If you're a PR writer working on three accounts at the same time, you might be facing a series of deadlines. Two press releases might be due in three days, while the following week a press kit and lengthy interview are scheduled to be presented to your clients for approval. Your days are hectic and crammed with work. To get it all done, organization is essential.
An account executive also faces organizational problems. If a number of your clients are clamoring for their promotional literature and demand attention immediately, as AE you have to find that harmonious chord which will satisfy all of them. PR work requires an organized person who can create workable and flexible systems that permit him to get the work done. Without system and organization, you'll be wallowing in confusion and will never get anything done on time.
Do you work well with people?
Public relation is a people business. Whether you work in non-profit, corporate, government or agency PR, you'll be interacting with people most of the day. In an agency, for example, you'll work closely with fellow staff members and clients. Each relationship is different and requires a different kind of input. When working with staff members, your goal is to get the work done on time and to client specifications.
In a large public relations agency account executives, art directors, publicity, editorial and administrative personnel all work together. In sum, within any business day, you'll be talking and dealing with dozens of different people.
The client relationship is a little different. Here, flexibility, understanding and sensitivity to the business relationship are essential. Your job is to maintain a friendly and productive relationship at all times. This isn't always easy. Not every client is going to be that easy to deal with. While the majority of your clients will pre sent few problems, others may be demanding and difficult to work with. The challenge is being able to deal with all of them. Again, the experienced PR worker can work productively with all clients, regardless of their personalities or their outrageous demands. As the head of one small PR agency that specializes in industrial accounts said, "Working with people is an art. It's a lot harder than a lot of people realize."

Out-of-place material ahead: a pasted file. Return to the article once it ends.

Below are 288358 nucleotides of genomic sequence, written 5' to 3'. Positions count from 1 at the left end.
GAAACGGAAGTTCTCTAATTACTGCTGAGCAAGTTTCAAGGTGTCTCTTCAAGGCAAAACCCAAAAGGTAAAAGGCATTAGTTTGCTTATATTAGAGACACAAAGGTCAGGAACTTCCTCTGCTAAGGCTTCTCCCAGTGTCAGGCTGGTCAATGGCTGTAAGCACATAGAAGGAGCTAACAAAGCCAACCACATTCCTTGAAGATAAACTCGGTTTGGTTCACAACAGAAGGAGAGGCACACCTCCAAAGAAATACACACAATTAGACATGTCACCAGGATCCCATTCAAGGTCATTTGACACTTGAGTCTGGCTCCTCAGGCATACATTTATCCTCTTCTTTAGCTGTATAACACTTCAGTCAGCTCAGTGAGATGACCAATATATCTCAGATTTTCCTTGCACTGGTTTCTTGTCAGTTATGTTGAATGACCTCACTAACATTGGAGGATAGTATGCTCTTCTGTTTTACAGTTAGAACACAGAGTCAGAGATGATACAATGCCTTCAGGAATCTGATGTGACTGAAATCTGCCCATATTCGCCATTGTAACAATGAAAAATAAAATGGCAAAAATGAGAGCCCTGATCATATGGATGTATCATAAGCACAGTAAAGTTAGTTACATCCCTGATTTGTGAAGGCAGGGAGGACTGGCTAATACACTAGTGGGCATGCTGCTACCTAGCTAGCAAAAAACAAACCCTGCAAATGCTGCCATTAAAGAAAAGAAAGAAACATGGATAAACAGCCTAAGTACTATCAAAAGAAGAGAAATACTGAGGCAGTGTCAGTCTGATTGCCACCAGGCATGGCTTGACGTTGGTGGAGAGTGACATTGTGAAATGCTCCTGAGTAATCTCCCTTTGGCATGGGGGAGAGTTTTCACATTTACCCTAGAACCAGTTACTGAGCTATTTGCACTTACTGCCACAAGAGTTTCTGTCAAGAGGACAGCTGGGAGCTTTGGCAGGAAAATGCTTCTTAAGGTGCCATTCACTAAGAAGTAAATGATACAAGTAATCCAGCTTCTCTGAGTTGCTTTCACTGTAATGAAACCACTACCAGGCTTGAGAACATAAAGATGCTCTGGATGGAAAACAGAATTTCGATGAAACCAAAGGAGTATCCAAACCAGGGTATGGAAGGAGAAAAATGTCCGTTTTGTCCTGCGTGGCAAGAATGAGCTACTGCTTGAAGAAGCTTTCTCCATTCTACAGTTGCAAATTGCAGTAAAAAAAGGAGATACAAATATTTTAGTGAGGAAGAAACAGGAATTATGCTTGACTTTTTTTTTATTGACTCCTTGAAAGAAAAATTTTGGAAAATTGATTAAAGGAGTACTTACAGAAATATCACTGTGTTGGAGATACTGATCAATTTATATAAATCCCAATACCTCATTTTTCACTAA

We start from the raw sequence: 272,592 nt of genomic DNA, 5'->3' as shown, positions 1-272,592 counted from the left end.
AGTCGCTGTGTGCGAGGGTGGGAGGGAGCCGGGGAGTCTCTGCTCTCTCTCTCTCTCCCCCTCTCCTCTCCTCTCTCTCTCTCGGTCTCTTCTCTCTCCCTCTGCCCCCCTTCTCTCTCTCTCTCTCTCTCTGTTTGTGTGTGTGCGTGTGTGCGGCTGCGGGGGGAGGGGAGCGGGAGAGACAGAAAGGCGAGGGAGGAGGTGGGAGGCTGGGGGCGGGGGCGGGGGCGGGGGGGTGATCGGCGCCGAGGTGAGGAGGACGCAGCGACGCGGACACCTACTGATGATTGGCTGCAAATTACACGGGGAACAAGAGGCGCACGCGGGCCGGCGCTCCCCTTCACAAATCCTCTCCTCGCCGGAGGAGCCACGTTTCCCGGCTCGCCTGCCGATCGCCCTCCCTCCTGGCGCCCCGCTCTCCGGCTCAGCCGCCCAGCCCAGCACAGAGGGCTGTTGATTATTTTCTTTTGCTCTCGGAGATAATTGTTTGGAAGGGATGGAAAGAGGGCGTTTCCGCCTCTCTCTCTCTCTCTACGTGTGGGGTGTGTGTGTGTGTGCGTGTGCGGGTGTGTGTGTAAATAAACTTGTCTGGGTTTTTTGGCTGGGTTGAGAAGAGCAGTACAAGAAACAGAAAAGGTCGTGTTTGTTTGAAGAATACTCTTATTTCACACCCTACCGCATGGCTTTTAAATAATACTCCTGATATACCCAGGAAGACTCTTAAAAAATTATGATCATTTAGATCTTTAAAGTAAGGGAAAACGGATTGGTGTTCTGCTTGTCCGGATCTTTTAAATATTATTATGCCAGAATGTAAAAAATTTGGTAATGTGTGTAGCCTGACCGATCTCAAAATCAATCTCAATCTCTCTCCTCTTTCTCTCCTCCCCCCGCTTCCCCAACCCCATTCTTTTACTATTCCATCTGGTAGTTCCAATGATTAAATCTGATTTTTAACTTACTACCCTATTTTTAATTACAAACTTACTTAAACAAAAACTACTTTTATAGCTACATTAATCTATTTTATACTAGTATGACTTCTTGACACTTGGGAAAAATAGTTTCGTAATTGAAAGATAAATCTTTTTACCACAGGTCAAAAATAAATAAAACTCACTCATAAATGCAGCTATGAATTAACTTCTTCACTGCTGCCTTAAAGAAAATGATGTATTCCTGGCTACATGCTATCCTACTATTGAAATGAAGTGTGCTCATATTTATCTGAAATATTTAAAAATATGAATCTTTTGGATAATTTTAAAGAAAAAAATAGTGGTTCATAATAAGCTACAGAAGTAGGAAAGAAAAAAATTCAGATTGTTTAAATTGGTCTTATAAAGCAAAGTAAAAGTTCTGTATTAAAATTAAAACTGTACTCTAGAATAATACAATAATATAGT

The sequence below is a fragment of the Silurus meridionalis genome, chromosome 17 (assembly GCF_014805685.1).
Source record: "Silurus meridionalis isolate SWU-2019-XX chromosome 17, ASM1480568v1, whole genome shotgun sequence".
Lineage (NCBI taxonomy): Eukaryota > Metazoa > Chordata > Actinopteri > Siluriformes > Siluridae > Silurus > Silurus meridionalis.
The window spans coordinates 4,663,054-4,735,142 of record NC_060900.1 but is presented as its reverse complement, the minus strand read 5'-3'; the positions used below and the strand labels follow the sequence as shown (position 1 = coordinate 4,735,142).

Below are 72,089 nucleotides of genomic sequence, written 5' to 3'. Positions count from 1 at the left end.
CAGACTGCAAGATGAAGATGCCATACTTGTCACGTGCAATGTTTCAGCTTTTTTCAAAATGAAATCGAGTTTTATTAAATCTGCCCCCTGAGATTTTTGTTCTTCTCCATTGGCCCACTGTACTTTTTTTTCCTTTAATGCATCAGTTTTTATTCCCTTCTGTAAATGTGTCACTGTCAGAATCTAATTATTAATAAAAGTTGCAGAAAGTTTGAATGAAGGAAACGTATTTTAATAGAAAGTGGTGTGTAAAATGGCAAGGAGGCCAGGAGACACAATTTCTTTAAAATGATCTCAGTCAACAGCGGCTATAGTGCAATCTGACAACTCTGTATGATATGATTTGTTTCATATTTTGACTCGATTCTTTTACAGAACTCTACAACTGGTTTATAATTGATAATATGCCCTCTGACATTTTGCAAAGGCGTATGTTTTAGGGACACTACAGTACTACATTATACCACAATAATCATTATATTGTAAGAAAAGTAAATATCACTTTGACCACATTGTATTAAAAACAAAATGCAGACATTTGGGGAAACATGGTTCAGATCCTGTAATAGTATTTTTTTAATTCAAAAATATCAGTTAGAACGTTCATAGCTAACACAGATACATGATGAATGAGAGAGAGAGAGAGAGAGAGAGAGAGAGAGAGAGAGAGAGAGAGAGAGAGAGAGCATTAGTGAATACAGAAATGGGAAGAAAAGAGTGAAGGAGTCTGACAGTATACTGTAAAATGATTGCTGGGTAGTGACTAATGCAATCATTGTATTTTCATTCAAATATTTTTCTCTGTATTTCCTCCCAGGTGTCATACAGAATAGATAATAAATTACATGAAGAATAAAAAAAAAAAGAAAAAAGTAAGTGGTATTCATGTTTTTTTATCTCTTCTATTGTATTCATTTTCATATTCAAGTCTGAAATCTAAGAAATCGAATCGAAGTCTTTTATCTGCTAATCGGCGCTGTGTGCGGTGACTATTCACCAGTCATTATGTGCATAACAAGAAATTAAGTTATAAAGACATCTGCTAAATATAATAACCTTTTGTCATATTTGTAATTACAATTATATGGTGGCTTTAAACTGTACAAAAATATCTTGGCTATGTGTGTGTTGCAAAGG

What it all means is that PR representatives have to use tact and diplomacy as skillfully as they use words in maintaining productive business relationships.
Do you consider yourself an articulate person?
PR people communicate on many different levels. In the course of a business day, you might be writing, speaking and coordinating various projects. Part of your day might be confined to writing, while the remainder of the day you're in conferences or working directly with clients.
Account executives, for example, spend the better part of their day working with clients. Since they are the liaison between agency and client, they need good verbal skills and an easygoing, persuasive manner.
Being with and talking to people comes easily to PR people. They are good at it and enjoy doing it. Like salespeople in other businesses, they enjoy communicating on a one-to-one basis. Some of us are better at this than others. You've heard the expression, "He's a born salesman." That statement can be true. For some, verbal communication comes naturally, while others have to work a little harder at it before they can get to the stage where they interact comfortably with others.
A confident AE, for instance, feels comfortable with anyone and is able to communicate effortlessly. In fact, junior PR workers are often amazed at how easily experienced AEs get along with people. They are very much like experienced actors and actresses who can portray a variety of characters at a moment's notice. This trait is a real asset when working for a general PR agency with many different types of accounts. In the course of a workweek, you might be dealing with nuclear physicists, car salespeople, chemists and construction engineers. Each group is different, yet the experienced PR person is able to get along with all of them. It's not easy and for some it takes years to develop this ability.
Do you have a good imagination?
Hopefully, your answer was yes. By now you know PR workers wear many different hats. In every sense of the word they are Renaissance people who pride themselves on being multifaceted.
You have to be prepared to use your imagination in order to formulate a strategy that best meets your client's objectives. Every product and service requires a unique PR strategy. The challenging part is devising a suitable PR campaign for your client's product. Would you promote perfume, breakfast cereal and designer jeans the same way? The answer is a resounding no. If it's a big account, such as Dow Chemical, General Foods, U.S. Steel or International Business Machines (IBM), it's quite common for several PR agencies to bid for the account. This is where creativity comes into play. If a number of major PR agencies are bidding for these prestigious accounts, they will do everything in their power to impress these potential clients with creative and innovative public relations strategies.